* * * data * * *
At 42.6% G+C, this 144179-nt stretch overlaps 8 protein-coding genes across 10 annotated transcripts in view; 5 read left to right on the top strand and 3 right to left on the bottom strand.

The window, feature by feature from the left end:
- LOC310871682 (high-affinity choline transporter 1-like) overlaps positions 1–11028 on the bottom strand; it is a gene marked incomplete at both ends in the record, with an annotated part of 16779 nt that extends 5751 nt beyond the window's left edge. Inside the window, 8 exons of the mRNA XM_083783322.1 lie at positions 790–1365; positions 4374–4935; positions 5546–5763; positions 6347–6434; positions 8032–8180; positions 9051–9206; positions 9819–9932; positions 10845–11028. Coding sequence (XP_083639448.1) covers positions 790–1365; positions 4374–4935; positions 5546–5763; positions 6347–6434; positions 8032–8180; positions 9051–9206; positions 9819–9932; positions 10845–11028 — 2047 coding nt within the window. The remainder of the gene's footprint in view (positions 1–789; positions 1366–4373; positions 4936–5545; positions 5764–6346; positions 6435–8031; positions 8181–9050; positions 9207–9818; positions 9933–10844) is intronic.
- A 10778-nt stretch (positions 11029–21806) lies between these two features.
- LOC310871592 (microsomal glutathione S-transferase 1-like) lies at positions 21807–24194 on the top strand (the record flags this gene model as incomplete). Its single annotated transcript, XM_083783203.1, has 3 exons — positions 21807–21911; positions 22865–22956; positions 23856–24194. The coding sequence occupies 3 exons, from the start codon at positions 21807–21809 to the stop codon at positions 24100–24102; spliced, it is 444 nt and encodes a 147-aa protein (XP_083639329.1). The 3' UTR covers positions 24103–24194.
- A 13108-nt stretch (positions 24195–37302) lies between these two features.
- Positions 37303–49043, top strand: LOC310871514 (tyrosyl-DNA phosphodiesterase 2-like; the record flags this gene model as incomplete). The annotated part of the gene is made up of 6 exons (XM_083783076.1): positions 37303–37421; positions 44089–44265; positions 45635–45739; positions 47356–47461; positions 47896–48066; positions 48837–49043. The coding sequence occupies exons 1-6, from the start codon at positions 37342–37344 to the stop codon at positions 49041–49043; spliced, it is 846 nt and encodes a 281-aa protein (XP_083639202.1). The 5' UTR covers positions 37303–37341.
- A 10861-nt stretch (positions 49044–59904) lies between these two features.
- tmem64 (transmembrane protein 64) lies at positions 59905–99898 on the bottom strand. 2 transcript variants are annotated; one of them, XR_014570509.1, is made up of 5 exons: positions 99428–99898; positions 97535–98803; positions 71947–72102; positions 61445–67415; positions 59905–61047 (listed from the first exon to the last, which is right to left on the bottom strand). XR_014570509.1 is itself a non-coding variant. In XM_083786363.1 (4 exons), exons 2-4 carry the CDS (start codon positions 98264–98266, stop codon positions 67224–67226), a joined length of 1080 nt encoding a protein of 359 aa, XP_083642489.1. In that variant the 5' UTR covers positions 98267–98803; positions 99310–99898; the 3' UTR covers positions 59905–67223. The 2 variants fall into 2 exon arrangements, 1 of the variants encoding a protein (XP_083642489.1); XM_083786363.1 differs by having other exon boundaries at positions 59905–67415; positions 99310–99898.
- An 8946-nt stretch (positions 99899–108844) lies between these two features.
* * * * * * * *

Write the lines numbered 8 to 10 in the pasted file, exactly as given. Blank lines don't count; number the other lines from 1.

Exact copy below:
- A 10861-nt stretch (positions 49044–59904) lies between these two features.
- tmem64 (transmembrane protein 64) lies at positions 59905–99898 on the bottom strand. 2 transcript variants are annotated; one of them, XR_014570509.1, is made up of 5 exons: positions 99428–99898; positions 97535–98803; positions 71947–72102; positions 61445–67415; positions 59905–61047 (listed from the first exon to the last, which is right to left on the bottom strand). XR_014570509.1 is itself a non-coding variant. In XM_083786363.1 (4 exons), exons 2-4 carry the CDS (start codon positions 98264–98266, stop codon positions 67224–67226), a joined length of 1080 nt encoding a protein of 359 aa, XP_083642489.1. In that variant the 5' UTR covers positions 98267–98803; positions 99310–99898; the 3' UTR covers positions 59905–67223. The 2 variants fall into 2 exon arrangements, 1 of the variants encoding a protein (XP_083642489.1); XM_083786363.1 differs by having other exon boundaries at positions 59905–67415; positions 99310–99898.
- An 8946-nt stretch (positions 99899–108844) lies between these two features.